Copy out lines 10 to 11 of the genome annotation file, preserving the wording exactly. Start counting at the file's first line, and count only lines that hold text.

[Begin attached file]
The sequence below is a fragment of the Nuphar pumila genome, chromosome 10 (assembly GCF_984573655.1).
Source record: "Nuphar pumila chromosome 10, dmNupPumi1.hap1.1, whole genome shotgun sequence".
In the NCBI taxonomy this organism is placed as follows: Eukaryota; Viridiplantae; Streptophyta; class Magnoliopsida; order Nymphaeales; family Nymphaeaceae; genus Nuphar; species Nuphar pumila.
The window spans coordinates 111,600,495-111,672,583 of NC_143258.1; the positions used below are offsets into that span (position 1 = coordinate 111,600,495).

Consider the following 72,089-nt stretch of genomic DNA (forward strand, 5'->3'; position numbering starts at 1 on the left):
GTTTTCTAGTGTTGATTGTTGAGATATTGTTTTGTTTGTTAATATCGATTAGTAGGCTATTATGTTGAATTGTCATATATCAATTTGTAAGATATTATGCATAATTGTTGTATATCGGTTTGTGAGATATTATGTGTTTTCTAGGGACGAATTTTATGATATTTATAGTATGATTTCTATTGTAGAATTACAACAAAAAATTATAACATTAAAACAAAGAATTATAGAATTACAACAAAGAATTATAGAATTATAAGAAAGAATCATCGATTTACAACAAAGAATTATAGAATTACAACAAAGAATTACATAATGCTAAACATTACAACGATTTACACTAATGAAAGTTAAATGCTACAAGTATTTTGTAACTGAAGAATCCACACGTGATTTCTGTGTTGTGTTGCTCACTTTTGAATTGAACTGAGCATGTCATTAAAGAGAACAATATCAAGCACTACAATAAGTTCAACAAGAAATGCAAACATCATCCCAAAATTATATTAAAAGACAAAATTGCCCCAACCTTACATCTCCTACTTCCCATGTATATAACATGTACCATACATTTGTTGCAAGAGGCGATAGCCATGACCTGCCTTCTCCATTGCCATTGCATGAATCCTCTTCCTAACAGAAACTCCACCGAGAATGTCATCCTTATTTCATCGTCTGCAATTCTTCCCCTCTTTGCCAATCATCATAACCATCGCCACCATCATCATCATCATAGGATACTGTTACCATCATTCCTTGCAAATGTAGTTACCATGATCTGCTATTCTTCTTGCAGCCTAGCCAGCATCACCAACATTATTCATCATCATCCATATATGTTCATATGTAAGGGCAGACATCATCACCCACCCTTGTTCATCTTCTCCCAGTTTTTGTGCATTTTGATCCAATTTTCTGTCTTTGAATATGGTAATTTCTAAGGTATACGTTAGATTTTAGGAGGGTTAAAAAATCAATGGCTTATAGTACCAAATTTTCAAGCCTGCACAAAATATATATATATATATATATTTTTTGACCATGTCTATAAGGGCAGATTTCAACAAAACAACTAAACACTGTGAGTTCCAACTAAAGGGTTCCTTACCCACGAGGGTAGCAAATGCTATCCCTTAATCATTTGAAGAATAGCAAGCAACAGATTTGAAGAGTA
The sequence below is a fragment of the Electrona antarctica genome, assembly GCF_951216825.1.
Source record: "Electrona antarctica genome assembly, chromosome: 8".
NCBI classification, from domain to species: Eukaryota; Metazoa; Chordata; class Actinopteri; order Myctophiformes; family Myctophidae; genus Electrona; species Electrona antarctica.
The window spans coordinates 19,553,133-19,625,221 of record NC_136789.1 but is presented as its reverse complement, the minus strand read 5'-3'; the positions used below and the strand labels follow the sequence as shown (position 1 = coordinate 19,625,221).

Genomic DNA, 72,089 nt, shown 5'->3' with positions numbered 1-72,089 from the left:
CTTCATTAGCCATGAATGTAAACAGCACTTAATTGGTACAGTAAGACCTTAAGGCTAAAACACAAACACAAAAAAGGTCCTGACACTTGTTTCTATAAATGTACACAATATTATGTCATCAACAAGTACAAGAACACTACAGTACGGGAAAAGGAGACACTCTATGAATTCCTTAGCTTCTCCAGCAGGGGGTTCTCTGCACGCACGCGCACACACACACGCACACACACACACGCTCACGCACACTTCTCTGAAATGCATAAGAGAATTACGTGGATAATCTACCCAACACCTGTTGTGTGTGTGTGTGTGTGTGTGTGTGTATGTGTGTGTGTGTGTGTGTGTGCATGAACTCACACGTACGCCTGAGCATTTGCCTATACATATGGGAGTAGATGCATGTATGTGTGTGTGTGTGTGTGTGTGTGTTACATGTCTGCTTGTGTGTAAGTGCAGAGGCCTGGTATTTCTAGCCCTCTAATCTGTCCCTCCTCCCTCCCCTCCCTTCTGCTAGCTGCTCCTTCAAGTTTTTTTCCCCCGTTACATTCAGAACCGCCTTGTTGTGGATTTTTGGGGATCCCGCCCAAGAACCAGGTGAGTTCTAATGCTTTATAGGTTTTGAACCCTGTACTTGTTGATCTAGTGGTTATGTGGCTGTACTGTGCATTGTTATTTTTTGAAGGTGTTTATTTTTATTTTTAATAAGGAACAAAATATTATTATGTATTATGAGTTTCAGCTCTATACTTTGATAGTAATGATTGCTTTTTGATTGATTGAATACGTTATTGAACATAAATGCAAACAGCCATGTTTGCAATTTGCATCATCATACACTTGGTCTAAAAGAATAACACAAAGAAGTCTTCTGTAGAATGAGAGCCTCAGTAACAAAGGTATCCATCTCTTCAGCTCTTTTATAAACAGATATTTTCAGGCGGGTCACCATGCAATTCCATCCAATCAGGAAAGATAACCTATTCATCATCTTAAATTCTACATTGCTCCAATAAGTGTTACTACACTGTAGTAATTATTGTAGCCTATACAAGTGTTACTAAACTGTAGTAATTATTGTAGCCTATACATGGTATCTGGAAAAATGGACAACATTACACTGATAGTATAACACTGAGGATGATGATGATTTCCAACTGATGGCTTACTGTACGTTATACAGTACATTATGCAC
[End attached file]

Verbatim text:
The window spans coordinates 19,553,133-19,625,221 of record NC_136789.1 but is presented as its reverse complement, the minus strand read 5'-3'; the positions used below and the strand labels follow the sequence as shown (position 1 = coordinate 19,625,221).

Genomic DNA, 72,089 nt, shown 5'->3' with positions numbered 1-72,089 from the left: